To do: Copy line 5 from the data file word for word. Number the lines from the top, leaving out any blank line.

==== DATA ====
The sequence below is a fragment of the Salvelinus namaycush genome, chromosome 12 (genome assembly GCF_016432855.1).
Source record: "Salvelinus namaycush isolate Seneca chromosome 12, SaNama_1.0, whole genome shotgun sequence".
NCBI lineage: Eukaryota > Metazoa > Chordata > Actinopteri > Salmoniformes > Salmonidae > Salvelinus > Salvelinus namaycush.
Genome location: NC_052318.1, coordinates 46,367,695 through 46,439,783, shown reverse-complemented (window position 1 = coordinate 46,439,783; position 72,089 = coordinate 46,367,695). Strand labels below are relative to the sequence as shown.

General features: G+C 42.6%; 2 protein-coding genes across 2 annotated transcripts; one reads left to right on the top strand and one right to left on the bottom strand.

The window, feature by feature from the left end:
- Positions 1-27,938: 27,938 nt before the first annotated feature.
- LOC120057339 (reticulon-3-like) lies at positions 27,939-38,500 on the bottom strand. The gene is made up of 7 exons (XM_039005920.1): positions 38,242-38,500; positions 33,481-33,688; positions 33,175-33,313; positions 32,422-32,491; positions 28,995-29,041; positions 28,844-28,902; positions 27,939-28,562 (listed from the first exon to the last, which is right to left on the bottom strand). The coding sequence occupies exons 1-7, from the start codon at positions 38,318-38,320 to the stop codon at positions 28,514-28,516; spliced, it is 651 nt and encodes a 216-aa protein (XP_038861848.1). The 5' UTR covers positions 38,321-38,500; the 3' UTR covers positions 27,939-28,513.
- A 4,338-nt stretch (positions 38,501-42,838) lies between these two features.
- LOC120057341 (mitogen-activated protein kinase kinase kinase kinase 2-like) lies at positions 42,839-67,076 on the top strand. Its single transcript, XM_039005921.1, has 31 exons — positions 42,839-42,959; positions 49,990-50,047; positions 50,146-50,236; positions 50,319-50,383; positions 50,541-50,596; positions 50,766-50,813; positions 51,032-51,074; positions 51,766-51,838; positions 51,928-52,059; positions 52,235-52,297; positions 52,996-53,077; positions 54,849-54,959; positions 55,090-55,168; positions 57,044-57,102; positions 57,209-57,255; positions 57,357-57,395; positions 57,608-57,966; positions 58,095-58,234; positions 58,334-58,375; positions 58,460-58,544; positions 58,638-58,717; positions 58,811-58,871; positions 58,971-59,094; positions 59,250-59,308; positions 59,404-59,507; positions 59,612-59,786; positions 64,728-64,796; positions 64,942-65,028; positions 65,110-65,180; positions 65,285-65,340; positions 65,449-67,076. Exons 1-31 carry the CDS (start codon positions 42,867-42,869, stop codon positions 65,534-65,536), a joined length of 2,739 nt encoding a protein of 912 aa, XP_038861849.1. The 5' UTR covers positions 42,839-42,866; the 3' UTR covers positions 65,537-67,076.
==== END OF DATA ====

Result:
General features: G+C 42.6%; 2 protein-coding genes across 2 annotated transcripts; one reads left to right on the top strand and one right to left on the bottom strand.